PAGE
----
Challenge School (K-8)
Students steered the design of the Challenge School’s new Innovation Space.
In reimagining the part of the building that had long housed a traditional library and attached office spaces, school leaders wanted to take cues directly from students at the Cherry Creek School District’s K-8 magnet school. In selecting the new, flexible furniture that allows students to more easily collaborate and move, in designing green screen rooms that allow students a firsthand media production experience and in reformatting the look and feel of the space to provide distinct spaces for students of all ages, Challenge administrators made sure that students had a voice in the process.
“It really has opened my mind to giving control to kids to let them guide us as to how to better use our spaces,” said Challenge School Principal Dave Strohfus. “It’s letting them work in ways that they’re more comfortable with, letting them choose how to interact with their content and how to interact with their peers.”
That dedication was showing real results almost immediately after the space launched with the beginning of the 2019-20 school year. On a fall morning in September, a diverse group of students were fully engaged in the innovative features of their new workspace. Seventh-graders tackled complicated math problems as teams, writing out long, involved equations directly on their dry-erase, movable boards. On the other side of the space, younger students perused books and found quiet nooks to read or work on assignments.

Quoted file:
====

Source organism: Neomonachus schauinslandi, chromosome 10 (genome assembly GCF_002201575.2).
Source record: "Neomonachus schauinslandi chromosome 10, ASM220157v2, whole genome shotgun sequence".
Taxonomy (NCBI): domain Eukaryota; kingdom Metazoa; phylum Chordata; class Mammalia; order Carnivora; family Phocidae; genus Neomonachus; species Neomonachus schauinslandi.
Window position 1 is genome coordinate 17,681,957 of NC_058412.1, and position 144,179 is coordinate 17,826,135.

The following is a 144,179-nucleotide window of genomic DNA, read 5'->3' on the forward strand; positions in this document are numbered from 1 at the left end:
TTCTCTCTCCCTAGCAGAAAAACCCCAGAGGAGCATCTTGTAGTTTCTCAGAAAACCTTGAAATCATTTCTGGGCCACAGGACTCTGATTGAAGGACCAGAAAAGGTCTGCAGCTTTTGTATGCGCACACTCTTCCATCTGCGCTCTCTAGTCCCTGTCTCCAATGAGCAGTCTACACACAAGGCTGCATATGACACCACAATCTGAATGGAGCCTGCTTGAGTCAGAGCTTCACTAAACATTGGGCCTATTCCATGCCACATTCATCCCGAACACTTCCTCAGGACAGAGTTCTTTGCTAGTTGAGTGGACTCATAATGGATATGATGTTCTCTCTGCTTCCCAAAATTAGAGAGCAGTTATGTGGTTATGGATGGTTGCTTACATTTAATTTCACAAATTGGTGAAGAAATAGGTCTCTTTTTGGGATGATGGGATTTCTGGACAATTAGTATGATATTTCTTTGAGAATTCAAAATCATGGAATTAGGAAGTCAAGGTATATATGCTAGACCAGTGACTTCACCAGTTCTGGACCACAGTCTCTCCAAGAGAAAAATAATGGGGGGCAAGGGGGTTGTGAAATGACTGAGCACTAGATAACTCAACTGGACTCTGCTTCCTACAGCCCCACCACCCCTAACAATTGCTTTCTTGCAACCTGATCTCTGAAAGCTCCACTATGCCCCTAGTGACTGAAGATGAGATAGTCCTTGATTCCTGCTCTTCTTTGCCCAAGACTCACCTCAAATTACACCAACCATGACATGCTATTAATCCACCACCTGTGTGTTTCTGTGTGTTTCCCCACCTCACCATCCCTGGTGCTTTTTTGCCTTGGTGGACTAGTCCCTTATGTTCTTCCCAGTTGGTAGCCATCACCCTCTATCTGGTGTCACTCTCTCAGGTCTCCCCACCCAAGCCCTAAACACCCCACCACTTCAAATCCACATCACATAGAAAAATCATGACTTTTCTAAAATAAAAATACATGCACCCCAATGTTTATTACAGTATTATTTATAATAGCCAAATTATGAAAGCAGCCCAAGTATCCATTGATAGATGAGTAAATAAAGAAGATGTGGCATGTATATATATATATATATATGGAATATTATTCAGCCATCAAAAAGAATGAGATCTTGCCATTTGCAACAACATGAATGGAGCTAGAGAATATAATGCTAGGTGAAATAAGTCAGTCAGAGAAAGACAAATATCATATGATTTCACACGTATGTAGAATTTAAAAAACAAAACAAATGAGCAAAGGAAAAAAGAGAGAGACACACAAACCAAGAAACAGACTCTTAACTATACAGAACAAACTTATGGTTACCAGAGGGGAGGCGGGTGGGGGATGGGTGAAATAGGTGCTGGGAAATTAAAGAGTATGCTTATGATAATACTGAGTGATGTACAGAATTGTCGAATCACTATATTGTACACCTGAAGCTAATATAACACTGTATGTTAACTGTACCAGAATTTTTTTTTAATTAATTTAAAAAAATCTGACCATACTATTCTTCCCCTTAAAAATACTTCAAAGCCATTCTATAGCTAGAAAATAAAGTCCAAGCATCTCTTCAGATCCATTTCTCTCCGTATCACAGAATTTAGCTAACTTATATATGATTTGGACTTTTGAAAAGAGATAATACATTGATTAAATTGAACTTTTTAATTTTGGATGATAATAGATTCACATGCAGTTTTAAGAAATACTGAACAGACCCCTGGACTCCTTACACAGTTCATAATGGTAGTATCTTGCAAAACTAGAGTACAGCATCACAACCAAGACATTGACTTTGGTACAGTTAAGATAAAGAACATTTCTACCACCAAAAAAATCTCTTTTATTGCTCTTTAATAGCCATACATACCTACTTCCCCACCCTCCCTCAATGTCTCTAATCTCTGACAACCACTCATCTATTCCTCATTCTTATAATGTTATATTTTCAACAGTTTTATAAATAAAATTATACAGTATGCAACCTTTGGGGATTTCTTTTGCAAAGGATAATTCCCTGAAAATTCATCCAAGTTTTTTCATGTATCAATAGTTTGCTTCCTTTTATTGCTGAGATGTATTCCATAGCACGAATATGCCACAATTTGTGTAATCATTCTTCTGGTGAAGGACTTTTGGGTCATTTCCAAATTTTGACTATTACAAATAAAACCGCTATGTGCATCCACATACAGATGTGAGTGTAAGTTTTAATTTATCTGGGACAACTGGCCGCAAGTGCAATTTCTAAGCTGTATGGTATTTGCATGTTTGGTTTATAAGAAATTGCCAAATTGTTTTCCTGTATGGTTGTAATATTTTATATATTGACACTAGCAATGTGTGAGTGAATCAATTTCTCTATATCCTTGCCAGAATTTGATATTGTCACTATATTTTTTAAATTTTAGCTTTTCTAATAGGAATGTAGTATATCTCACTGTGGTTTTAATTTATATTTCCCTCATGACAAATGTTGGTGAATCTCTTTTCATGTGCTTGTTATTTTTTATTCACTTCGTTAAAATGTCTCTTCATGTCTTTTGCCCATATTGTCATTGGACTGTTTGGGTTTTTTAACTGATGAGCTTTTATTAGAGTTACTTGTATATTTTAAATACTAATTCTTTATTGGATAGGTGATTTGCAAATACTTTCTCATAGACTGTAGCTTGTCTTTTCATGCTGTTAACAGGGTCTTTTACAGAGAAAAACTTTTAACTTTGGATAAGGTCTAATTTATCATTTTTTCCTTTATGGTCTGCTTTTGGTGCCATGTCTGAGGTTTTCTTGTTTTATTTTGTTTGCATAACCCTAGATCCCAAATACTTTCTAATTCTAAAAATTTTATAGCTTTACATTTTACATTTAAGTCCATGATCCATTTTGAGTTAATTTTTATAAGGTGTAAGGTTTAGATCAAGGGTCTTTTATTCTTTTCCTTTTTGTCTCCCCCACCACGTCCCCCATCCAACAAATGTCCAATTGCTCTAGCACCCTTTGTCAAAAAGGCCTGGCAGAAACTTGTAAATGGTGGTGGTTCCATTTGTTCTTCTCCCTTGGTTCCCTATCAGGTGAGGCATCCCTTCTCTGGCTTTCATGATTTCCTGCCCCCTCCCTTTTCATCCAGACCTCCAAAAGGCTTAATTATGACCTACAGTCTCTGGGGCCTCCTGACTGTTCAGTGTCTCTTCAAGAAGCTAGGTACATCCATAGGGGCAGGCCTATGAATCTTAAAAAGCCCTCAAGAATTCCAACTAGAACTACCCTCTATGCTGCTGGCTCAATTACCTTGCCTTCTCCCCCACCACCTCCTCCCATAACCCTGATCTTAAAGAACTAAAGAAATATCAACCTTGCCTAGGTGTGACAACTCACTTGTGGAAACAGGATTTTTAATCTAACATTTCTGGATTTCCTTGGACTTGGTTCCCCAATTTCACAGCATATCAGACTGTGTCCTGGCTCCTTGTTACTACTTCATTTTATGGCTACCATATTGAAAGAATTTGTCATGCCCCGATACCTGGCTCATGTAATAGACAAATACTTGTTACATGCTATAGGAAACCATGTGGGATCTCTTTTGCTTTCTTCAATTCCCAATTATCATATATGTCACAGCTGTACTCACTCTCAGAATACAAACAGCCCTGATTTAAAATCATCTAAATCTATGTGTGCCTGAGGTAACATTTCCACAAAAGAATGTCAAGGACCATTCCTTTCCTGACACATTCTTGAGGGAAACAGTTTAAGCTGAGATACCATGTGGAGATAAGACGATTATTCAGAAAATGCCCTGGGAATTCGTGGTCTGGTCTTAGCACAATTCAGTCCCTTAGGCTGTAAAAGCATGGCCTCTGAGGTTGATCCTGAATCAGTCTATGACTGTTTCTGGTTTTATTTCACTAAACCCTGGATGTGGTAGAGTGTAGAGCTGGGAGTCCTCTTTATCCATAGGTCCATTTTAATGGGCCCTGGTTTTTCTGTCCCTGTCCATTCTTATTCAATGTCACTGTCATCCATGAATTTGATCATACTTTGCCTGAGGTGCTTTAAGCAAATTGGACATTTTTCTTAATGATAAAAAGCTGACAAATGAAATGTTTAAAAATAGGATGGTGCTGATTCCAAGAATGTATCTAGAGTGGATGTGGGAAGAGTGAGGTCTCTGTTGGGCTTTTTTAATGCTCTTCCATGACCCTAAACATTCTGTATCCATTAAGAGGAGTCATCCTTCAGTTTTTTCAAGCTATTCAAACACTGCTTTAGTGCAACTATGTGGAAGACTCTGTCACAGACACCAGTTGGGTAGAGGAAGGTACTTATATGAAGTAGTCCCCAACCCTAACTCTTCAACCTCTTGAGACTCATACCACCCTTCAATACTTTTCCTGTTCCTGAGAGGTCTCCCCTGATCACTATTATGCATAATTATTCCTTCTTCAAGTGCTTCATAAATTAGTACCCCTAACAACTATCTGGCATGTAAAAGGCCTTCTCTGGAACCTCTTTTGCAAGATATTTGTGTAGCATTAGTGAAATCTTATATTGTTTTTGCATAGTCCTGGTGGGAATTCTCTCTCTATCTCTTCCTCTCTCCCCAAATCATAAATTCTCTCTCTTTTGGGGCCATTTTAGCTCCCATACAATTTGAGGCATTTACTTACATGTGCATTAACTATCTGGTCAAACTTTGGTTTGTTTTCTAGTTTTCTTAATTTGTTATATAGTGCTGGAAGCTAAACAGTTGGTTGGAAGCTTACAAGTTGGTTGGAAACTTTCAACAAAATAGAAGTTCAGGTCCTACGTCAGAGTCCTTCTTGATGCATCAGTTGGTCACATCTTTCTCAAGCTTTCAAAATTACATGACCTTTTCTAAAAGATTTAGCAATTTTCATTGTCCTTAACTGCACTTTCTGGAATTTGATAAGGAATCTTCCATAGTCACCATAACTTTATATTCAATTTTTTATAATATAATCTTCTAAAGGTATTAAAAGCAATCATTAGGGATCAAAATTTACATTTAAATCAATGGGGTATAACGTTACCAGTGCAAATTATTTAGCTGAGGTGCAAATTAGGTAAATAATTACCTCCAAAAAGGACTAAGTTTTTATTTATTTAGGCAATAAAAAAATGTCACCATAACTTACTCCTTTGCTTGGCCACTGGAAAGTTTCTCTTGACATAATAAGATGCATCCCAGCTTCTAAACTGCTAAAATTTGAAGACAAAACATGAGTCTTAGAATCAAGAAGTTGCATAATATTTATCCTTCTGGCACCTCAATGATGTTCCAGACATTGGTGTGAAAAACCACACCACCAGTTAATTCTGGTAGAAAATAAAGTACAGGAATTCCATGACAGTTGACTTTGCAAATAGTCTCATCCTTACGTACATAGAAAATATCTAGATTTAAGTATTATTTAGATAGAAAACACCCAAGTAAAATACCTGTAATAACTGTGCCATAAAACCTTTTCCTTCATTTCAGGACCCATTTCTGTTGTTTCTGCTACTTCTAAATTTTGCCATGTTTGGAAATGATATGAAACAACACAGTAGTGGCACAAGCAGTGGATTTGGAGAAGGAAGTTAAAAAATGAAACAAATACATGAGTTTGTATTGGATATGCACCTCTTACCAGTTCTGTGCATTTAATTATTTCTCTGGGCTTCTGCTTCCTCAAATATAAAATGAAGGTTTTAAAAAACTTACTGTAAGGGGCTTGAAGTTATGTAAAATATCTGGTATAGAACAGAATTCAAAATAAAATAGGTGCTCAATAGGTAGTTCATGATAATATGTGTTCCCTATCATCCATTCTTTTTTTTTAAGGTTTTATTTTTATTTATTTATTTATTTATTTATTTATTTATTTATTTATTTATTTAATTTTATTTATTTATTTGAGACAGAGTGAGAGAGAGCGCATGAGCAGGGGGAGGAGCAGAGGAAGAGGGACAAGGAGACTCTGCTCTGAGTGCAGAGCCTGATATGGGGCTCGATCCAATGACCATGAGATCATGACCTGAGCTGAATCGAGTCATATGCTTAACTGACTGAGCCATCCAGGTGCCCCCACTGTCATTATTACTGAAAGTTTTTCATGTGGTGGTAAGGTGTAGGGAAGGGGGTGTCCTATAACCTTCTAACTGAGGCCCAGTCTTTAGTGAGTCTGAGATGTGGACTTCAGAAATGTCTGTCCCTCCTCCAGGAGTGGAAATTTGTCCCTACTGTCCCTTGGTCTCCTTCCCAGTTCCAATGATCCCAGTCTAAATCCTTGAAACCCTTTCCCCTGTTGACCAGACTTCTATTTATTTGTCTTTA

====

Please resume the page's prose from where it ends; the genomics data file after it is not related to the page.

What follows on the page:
Carter Steine, Valmik Vattipalli and James Morgan, seventh-graders engaged in high-level math work, said the refitted space offered a brighter, more welcoming feel, even as it provided more resources to focus and engage in problem-solving.
“One of the coolest parts is that they added all of these green screen rooms and new tables and bookshelves. Everything here is new,” Vattipalli said. “It’s a really good place for working – the tables are whiteboards, you can see all of your work and it’s really easy.”
Similar spaces have gone up in every elementary and middle school in the Cherry Creek School District, and came through funding approved by voters in 2016. The spaces are designed to develop skills like collaboration, inquiry, empathy, problem-solving, curiosity, innovative thinking and passion. According to the latest academic research, as well as firsthand input from parents, teachers and other members of the CCSD community garnered during the Cherry Creek 2021 initiative, these are the skills that are integral to preparing students for a 21st-century academic and professional landscape. This innovative approach to learning is also tied directly to the Instructional Excellence priority in Cherry Creek Future Forward, the district’s roadmap for maintaining educational excellence.
“We worked with business, we worked with industry and we worked with colleges when we created the focus of what our innovation spaces would be. The goal is helping our students become critical thinkers,” said CCSD Superintendent Dr. Scott Siegfried. “We want them to use knowledge in different ways, and we want them to learn to effectively learn to work with other people.” Siegfried added that every innovation space was designed to meet the unique needs of every separate school and community. “One of the greatest parts of our innovation work is allowing every school, every principal, every student and every community to be engaged in what innovation should look like at their school,” Siegfried said. “This is the next iteration of excellence.”
"These newly designed spaces will make students more involved and active in the learning process. Kids will have more autonomy in how they interact with their learning and their classmates. Students are helping to teach us how to best use these new spaces in ways that we haven't even thought of yet!"
-Principal David Strohfus